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The obsession with Dakota Crescent

SINGAPORE — Rapper Shigga Shay used its dove-shaped playground as a location in the music video for Lion City Boy. Film-maker Royston Tan used it for the backdrop of his upcoming movie, 3688. The Singapore Kindness Movement filmed a moving advertisement along the canal here; while photojournalists and Instagrammers alike prowl the corridors of the 15 blocks, looking for the perfect shot of the denizens and their homes. And now, a new documentary that is part of Discovery Channel’s Singapore Stories series is focusing on this 57-year-old estate.

SINGAPORE — Rapper Shigga Shay used its dove-shaped playground as a location in the music video for Lion City Boy. Film-maker Royston Tan used it for the backdrop of his upcoming movie, 3688. The Singapore Kindness Movement filmed a moving advertisement along the canal here; while photojournalists and Instagrammers alike prowl the corridors of the 15 blocks, looking for the perfect shot of the denizens and their homes. And now, a new documentary that is part of Discovery Channel’s Singapore Stories series is focusing on this 57-year-old estate.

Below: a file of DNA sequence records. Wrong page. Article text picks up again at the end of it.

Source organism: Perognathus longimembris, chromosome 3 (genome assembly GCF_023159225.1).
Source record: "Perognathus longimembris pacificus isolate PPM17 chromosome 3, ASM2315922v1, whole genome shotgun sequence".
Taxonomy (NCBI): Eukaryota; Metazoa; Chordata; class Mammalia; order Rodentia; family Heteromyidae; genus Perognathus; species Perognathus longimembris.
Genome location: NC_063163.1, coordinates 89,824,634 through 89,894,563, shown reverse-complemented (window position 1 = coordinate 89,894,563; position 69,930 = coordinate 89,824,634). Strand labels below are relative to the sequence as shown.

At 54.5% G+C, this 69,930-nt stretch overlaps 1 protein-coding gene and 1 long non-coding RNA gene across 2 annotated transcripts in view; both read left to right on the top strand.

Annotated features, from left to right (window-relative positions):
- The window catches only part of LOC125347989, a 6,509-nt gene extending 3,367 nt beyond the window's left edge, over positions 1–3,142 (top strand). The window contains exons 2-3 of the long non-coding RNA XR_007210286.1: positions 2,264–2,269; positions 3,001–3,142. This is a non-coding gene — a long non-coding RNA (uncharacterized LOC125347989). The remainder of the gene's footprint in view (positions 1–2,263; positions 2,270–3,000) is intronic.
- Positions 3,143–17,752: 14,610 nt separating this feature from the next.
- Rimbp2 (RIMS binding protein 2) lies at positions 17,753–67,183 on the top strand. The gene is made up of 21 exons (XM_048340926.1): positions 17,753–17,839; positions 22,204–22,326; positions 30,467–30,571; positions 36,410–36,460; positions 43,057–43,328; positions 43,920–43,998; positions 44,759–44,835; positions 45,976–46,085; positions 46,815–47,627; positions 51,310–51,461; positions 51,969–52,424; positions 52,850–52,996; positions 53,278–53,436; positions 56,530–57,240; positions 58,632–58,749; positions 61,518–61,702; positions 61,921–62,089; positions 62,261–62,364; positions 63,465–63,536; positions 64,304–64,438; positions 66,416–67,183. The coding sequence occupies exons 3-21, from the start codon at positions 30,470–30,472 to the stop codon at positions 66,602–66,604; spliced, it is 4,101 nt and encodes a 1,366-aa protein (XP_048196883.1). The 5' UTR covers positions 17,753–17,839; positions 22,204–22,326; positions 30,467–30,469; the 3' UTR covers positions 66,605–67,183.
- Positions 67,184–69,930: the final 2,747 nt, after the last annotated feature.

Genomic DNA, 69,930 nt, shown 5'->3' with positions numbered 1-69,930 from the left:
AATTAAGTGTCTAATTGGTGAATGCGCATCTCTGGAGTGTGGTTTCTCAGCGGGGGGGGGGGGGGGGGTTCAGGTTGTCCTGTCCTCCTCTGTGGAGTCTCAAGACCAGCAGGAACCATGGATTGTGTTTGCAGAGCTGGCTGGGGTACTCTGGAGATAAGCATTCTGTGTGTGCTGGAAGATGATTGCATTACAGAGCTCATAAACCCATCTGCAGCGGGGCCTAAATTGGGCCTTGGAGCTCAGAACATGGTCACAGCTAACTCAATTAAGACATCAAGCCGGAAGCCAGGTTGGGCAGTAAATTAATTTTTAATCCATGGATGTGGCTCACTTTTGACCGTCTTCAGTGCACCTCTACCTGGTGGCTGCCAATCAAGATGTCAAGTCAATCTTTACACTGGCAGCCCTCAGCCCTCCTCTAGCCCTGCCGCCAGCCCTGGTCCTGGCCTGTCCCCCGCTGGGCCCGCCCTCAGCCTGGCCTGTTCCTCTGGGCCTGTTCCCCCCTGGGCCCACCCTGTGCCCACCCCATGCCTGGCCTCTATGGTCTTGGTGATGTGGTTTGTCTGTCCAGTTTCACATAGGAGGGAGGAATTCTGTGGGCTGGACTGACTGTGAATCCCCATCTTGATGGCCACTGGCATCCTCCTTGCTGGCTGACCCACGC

Written by Mark Kwan and directed by Mark Chua, the episode titled Heartland is a love letter to Dakota Crescent, culminating in an estate party in April where residents, businesses and heritage lovers came together to celebrate its community spirit.

“During the process of filming, we met so many Singaporeans who were interested in Dakota Crescent. And many of them and expats came down for the Remembering Dakota Crescent party,” said Kwan. Held at Block 12 of Dakota Crescent, the event saw musicians such as pop-rock band Cashew Chemists and Shigga Shay performing alongside residents who line-danced and sang Chinese opera. And despite a heavy downpour, more than 350 people showed up for the event.